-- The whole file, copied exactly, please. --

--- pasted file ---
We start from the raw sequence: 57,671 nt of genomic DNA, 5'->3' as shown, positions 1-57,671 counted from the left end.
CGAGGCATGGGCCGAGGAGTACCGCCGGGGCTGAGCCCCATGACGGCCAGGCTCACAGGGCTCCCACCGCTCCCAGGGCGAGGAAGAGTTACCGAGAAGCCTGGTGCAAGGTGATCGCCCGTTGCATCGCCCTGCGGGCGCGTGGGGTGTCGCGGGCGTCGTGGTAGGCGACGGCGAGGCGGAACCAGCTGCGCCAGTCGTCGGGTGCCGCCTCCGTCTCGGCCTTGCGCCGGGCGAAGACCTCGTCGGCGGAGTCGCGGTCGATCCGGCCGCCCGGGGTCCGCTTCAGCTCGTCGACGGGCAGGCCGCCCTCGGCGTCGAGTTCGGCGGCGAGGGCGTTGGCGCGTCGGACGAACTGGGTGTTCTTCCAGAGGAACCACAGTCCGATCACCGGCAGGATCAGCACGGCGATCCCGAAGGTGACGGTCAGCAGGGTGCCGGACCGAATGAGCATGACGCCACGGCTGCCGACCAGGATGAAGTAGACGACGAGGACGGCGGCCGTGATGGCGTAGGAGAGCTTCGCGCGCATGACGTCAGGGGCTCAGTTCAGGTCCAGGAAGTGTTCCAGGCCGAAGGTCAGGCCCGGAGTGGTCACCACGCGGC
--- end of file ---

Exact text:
We start from the raw sequence: 57,671 nt of genomic DNA, 5'->3' as shown, positions 1-57,671 counted from the left end.
CGAGGCATGGGCCGAGGAGTACCGCCGGGGCTGAGCCCCATGACGGCCAGGCTCACAGGGCTCCCACCGCTCCCAGGGCGAGGAAGAGTTACCGAGAAGCCTGGTGCAAGGTGATCGCCCGTTGCATCGCCCTGCGGGCGCGTGGGGTGTCGCGGGCGTCGTGGTAGGCGACGGCGAGGCGGAACCAGCTGCGCCAGTCGTCGGGTGCCGCCTCCGTCTCGGCCTTGCGCCGGGCGAAGACCTCGTCGGCGGAGTCGCGGTCGATCCGGCCGCCCGGGGTCCGCTTCAGCTCGTCGACGGGCAGGCCGCCCTCGGCGTCGAGTTCGGCGGCGAGGGCGTTGGCGCGTCGGACGAACTGGGTGTTCTTCCAGAGGAACCACAGTCCGATCACCGGCAGGATCAGCACGGCGATCCCGAAGGTGACGGTCAGCAGGGTGCCGGACCGAATGAGCATGACGCCACGGCTGCCGACCAGGATGAAGTAGACGACGAGGACGGCGGCCGTGATGGCGTAGGAGAGCTTCGCGCGCATGACGTCAGGGGCTCAGTTCAGGTCCAGGAAGTGTTCCAGGCCGAAGGTCAGGCCCGGAGTGGTCACCACGCGGC